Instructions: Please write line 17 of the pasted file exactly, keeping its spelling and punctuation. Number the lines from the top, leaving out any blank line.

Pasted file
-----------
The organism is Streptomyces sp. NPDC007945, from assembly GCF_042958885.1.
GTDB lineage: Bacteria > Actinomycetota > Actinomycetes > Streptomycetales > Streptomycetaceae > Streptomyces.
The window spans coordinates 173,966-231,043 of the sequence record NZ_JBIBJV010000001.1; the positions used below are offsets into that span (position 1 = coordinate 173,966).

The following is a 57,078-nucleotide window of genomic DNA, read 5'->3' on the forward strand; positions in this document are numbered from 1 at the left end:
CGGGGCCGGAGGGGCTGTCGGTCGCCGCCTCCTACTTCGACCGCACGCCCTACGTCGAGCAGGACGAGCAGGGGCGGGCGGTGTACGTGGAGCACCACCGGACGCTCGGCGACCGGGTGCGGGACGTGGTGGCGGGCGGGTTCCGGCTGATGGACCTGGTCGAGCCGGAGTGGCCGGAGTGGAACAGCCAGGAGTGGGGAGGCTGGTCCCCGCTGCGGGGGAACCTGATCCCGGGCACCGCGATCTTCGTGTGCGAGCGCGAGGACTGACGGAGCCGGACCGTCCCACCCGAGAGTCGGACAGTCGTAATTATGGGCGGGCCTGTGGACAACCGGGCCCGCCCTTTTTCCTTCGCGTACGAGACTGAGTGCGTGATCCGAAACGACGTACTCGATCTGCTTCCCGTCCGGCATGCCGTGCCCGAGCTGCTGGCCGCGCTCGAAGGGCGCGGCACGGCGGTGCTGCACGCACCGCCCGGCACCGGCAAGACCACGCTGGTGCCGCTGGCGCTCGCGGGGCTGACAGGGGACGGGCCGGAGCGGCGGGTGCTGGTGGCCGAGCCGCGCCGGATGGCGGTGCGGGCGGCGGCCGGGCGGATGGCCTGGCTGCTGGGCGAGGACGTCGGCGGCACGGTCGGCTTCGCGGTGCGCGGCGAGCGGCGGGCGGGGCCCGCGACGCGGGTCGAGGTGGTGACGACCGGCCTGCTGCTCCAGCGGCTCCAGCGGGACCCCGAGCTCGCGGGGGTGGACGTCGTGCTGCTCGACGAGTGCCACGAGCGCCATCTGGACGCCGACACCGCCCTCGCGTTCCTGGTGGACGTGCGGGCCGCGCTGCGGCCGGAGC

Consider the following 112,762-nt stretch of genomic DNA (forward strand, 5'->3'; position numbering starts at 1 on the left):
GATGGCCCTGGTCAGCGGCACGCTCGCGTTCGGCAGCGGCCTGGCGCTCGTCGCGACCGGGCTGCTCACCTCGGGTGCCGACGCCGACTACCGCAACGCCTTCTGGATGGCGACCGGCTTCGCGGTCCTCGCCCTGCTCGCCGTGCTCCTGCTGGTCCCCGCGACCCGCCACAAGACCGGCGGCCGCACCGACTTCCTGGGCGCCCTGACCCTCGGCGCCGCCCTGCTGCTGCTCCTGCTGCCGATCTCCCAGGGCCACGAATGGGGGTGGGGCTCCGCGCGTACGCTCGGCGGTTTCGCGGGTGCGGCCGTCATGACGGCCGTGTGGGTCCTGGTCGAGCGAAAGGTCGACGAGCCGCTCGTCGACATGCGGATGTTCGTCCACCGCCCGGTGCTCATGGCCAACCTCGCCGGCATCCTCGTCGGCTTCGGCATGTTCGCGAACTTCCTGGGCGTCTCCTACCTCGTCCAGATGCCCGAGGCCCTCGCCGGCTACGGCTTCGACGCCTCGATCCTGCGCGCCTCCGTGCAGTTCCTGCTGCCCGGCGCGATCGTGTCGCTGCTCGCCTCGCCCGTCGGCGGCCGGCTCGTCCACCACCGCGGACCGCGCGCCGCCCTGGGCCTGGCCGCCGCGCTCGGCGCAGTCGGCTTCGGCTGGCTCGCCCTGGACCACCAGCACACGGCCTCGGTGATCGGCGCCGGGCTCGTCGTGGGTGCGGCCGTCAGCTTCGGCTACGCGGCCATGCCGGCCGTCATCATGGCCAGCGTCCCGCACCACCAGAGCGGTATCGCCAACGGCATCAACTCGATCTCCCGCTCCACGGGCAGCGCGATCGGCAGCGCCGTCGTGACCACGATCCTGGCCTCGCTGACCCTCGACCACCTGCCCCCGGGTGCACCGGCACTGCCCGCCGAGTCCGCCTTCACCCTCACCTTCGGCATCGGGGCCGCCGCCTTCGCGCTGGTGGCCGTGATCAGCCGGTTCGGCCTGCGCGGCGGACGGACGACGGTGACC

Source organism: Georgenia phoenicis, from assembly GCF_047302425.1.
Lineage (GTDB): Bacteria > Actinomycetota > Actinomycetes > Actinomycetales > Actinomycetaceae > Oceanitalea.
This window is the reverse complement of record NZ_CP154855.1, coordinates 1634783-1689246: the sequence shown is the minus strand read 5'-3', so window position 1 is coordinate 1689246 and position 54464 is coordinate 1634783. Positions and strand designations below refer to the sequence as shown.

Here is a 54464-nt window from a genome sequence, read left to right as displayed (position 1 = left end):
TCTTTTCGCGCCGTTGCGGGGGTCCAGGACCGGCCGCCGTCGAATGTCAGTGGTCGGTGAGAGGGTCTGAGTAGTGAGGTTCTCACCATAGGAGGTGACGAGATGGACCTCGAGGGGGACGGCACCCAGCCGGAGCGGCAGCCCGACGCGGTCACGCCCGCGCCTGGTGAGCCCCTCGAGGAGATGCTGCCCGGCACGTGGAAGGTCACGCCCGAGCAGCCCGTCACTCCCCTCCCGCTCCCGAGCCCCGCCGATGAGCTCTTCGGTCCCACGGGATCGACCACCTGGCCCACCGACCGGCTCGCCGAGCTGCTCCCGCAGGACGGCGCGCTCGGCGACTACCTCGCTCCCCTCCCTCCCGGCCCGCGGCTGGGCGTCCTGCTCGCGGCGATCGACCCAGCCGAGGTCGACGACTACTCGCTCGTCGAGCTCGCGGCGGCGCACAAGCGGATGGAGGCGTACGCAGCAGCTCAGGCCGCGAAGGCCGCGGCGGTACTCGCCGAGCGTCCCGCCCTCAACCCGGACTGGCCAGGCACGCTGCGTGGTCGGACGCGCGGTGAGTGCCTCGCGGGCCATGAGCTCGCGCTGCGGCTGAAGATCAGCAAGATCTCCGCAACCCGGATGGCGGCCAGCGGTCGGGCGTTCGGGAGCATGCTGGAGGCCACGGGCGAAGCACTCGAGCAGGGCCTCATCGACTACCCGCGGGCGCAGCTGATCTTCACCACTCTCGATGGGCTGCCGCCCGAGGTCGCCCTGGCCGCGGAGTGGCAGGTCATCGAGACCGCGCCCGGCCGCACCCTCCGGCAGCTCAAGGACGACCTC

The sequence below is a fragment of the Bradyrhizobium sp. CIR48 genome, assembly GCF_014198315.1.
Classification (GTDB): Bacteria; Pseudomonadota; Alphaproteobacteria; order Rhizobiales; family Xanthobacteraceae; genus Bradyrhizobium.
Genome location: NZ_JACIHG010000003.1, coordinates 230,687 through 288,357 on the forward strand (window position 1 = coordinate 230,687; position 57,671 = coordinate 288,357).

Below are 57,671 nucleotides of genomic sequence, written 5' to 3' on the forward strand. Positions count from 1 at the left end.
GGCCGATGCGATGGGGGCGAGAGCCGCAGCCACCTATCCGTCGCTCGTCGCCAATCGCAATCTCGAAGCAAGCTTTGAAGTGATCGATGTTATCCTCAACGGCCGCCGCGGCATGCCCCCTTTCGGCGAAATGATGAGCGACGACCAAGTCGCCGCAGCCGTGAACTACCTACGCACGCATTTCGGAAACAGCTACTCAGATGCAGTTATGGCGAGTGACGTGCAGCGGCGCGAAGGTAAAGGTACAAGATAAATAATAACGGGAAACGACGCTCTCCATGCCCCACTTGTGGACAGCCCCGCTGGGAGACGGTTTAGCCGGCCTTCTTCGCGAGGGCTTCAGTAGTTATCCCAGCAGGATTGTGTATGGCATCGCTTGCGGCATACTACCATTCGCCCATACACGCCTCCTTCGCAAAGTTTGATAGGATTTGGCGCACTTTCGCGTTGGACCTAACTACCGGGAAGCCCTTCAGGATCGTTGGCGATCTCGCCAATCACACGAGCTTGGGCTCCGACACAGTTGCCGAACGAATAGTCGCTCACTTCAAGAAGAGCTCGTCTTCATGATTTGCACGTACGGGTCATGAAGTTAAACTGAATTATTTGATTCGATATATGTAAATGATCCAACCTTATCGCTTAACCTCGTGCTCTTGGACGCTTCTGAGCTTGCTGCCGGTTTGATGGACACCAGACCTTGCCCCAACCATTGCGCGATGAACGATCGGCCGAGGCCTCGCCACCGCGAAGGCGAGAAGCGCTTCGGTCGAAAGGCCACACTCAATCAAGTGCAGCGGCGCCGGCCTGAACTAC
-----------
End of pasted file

GGCCGATGCGATGGGGGCGAGAGCCGCAGCCACCTATCCGTCGCTCGTCGCCAATCGCAATCTCGAAGCAAGCTTTGAAGTGATCGATGTTATCCTCAACGGCCGCCGCGGCATGCCCCCTTTCGGCGAAATGATGAGCGACGACCAAGTCGCCGCAGCCGTGAACTACCTACGCACGCATTTCGGAAACAGCTACTCAGATGCAGTTATGGCGAGTGACGTGCAGCGGCGCGAAGGTAAAGGTACAAGATAAATAATAACGGGAAACGACGCTCTCCATGCCCCACTTGTGGACAGCCCCGCTGGGAGACGGTTTAGCCGGCCTTCTTCGCGAGGGCTTCAGTAGTTATCCCAGCAGGATTGTGTATGGCATCGCTTGCGGCATACTACCATTCGCCCATACACGCCTCCTTCGCAAAGTTTGATAGGATTTGGCGCACTTTCGCGTTGGACCTAACTACCGGGAAGCCCTTCAGGATCGTTGGCGATCTCGCCAATCACACGAGCTTGGGCTCCGACACAGTTGCCGAACGAATAGTCGCTCACTTCAAGAAGAGCTCGTCTTCATGATTTGCACGTACGGGTCATGAAGTTAAACTGAATTATTTGATTCGATATATGTAAATGATCCAACCTTATCGCTTAACCTCGTGCTCTTGGACGCTTCTGAGCTTGCTGCCGGTTTGATGGACACCAGACCTTGCCCCAACCATTGCGCGATGAACGATCGGCCGAGGCCTCGCCACCGCGAAGGCGAGAAGCGCTTCGGTCGAAAGGCCACACTCAATCAAGTGCAGCGGCGCCGGCCTGAACTAC